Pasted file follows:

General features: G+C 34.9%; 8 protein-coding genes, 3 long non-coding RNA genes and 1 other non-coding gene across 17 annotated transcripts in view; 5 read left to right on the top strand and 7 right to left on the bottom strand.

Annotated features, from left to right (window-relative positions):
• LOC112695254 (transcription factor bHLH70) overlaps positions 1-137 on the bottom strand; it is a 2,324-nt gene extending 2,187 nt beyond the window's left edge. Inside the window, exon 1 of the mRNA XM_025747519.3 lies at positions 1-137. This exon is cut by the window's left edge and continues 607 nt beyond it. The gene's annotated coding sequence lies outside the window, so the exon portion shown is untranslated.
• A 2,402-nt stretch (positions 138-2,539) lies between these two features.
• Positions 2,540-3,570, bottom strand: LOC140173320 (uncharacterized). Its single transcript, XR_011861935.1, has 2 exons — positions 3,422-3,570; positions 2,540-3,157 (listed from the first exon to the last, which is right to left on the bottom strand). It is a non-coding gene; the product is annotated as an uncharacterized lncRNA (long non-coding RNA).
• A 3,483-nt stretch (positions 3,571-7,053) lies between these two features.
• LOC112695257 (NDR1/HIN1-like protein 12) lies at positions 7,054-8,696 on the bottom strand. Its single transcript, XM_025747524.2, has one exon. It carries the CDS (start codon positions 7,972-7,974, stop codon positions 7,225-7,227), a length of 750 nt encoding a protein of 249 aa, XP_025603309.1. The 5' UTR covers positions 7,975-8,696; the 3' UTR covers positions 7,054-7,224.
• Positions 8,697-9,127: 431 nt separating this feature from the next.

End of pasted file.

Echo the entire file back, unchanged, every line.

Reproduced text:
General features: G+C 34.9%; 8 protein-coding genes, 3 long non-coding RNA genes and 1 other non-coding gene across 17 annotated transcripts in view; 5 read left to right on the top strand and 7 right to left on the bottom strand.

Annotated features, from left to right (window-relative positions):
• LOC112695254 (transcription factor bHLH70) overlaps positions 1-137 on the bottom strand; it is a 2,324-nt gene extending 2,187 nt beyond the window's left edge. Inside the window, exon 1 of the mRNA XM_025747519.3 lies at positions 1-137. This exon is cut by the window's left edge and continues 607 nt beyond it. The gene's annotated coding sequence lies outside the window, so the exon portion shown is untranslated.
• A 2,402-nt stretch (positions 138-2,539) lies between these two features.
• Positions 2,540-3,570, bottom strand: LOC140173320 (uncharacterized). Its single transcript, XR_011861935.1, has 2 exons — positions 3,422-3,570; positions 2,540-3,157 (listed from the first exon to the last, which is right to left on the bottom strand). It is a non-coding gene; the product is annotated as an uncharacterized lncRNA (long non-coding RNA).
• A 3,483-nt stretch (positions 3,571-7,053) lies between these two features.
• LOC112695257 (NDR1/HIN1-like protein 12) lies at positions 7,054-8,696 on the bottom strand. Its single transcript, XM_025747524.2, has one exon. It carries the CDS (start codon positions 7,972-7,974, stop codon positions 7,225-7,227), a length of 750 nt encoding a protein of 249 aa, XP_025603309.1. The 5' UTR covers positions 7,975-8,696; the 3' UTR covers positions 7,054-7,224.
• Positions 8,697-9,127: 431 nt separating this feature from the next.